Global and U.S. equities start to recover from deep declines, while a positive new jobs report and higher wages push U.S. Treasury yields higher. What, if any effect, will the midterm elections have this week? Find out more in this edition of “The Week in Review.”
Last Week Review
Global equities recover from rough start on Monday. Equity markets recovered from a weak start last Monday, as rumors of easing U.S.-China trade tensions helped boost non-U.S. equities especially in the latter part of last week. Global equities returned 3.2%1 – with positive returns across the U.S. (2.7%)2, non-U.S. developed markets (3.4%)3 and emerging markets (5.9%)4. In 2018 so far, U.S. equities remain well ahead of non-U.S. counterparts with a 3.2%5 return, compared to returns of -8.0%6 and -12.6%7 in non-U.S. developed markets and emerging markets, respectively.
Another solid U.S. jobs report despite rising wage growth. The jobs added figure jumped from a hurricane-dampened 118k figure in September to 250k in October. The unemployment rate was unchanged at 3.7%. Wage growth of 3.1% on a year-over-year basis surprised to the upside, which helped push the 10-year U.S. Treasury yield about 8 basis points higher to 3.21%8 by the end of last week. However, the other major U.S. inflation reading from last week was unchanged from prior levels. The Federal Reserve’s preferred inflation measure, the core personal consumption expenditures index, remained in line with the Fed’s inflation target at 2.0% y/y.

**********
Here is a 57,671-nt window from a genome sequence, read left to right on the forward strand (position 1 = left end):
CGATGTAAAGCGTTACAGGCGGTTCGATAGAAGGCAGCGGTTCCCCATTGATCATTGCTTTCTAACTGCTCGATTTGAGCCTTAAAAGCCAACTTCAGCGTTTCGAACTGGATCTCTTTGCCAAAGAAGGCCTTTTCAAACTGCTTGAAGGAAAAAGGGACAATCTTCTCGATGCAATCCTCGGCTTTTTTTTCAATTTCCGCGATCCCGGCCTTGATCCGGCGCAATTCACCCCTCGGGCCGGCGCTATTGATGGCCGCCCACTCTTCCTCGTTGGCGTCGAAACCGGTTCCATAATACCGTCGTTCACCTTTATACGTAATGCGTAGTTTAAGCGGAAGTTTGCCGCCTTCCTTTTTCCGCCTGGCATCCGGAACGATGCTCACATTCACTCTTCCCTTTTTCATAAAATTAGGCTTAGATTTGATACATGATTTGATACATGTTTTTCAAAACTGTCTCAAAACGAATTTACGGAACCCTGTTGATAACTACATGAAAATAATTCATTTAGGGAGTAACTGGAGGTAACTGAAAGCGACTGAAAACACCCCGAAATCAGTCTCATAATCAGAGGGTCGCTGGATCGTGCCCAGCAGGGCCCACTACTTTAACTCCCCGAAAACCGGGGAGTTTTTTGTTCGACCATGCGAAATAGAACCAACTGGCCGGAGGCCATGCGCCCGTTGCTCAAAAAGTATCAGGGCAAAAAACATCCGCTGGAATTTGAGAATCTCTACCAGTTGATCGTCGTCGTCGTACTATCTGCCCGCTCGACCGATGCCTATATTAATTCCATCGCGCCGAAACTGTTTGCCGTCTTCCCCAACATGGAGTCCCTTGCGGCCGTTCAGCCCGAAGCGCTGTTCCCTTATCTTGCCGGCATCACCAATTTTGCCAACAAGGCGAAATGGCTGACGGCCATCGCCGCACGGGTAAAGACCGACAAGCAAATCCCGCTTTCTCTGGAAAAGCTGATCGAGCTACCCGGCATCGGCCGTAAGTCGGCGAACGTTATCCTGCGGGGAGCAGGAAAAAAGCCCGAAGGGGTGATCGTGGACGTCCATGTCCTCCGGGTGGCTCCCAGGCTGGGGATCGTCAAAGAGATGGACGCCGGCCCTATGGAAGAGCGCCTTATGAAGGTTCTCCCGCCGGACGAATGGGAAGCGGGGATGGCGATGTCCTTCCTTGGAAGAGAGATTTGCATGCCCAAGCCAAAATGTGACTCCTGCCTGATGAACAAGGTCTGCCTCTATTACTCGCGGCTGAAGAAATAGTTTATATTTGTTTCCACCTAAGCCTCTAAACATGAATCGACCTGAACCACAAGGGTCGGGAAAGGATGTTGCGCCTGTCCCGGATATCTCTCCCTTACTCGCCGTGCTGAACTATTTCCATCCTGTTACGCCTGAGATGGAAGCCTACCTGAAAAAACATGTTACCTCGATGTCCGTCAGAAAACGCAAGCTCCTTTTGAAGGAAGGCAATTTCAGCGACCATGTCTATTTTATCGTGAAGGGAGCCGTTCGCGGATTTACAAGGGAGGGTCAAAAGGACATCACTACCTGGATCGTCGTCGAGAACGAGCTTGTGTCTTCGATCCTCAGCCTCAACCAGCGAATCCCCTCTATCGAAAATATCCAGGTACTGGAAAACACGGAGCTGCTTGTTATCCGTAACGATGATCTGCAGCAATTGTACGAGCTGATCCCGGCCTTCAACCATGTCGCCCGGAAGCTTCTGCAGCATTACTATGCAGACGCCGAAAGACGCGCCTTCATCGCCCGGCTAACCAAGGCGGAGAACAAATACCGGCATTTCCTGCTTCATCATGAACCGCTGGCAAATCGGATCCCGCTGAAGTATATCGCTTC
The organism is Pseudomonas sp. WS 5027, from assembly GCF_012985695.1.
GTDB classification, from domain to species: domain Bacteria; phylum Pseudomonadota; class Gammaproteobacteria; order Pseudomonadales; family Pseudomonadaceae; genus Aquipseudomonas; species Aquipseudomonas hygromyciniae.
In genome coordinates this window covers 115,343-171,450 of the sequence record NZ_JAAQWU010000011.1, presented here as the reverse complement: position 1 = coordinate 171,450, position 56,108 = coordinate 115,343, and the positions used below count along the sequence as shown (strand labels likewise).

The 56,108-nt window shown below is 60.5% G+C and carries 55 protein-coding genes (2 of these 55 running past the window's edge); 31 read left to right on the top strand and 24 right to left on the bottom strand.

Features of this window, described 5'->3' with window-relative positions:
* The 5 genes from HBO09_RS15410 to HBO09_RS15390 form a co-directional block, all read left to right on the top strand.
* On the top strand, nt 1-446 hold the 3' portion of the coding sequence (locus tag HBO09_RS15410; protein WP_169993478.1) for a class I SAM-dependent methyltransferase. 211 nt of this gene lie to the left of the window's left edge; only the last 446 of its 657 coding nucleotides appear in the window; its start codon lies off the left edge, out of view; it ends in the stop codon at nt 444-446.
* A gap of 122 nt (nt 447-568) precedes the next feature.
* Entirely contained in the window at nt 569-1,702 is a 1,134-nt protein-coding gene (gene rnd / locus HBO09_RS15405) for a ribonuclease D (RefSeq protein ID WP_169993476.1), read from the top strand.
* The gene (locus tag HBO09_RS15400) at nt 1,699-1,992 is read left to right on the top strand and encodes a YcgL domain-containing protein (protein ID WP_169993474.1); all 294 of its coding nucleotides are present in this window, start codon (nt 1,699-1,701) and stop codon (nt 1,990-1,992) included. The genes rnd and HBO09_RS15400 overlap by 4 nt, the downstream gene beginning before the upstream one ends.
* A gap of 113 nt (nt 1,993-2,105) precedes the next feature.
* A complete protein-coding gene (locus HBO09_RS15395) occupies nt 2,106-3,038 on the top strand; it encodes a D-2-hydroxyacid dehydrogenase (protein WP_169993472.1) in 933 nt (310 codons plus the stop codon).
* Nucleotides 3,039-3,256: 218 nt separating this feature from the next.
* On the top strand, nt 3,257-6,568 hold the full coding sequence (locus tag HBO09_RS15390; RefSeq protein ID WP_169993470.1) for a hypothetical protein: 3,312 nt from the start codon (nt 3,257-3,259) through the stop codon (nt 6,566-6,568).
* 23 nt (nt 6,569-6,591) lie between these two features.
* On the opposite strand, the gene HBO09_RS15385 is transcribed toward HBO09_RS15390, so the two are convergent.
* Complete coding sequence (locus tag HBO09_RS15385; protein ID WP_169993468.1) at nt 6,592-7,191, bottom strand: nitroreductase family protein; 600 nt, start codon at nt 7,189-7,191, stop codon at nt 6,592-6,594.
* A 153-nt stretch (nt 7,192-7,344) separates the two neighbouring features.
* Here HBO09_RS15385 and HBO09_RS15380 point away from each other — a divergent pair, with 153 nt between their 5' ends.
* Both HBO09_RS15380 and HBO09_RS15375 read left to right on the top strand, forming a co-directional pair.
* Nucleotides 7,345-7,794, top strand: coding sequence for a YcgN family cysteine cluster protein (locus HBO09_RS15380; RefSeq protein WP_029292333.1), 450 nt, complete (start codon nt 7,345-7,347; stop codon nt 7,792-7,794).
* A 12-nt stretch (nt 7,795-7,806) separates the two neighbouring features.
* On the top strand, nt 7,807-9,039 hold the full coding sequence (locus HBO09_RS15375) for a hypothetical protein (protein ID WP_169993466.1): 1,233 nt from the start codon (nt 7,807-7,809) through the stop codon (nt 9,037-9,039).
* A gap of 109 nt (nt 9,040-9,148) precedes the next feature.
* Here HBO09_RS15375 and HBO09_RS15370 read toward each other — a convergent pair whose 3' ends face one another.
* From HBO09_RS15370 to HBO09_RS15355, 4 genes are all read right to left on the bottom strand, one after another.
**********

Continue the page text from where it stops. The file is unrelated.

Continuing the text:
Germany Chancellor Angela Merkel steps down as CDU party leader. Merkel stepped down as leader of the Christian Democratic Union (CDU) party but hopes to remain as Germany’s chancellor through the end of her term in 2021. Her remaining time in office will likely focus on Brexit and relations with the U.S. and Russia. However, key questions remain about the next CDU leader and whether Merkel will be able to maintain her party’s current coalition government without triggering fresh elections.
Bank of England’s rate path depends on Brexit. Bank of England (BOE) officials are forecasting a smooth Brexit transition that would cause the economy and inflation to run hot. In this scenario, the BOE thinks it would have to raise rates to 1.5% over the next three years to keep inflation and the overheating economy in check. Only three months ago, BOE leaders believed a roughly 0.25% raise over the same time period would be sufficient. Meanwhile in Japan, the Bank of Japan (BOJ) left its main policy rate on hold at -0.1% and planned for purchases of 10-year Japan government bonds to remain at the 0% target yield. The central bank forecasted lower inflation figures than previous forecasts which implies a rate hike over the near-to-medium term is unlikely.
Earnings growth remains robust with earnings season 75% complete. 377 S&P 500 companies (75%) have reported earnings thus far, with aggregate year-over-year (y/y) earnings growth of 26.5% that is 6.7% above consensus expectations. Revenue growth also remains strong at 8.8% y/y.9
This Week Preview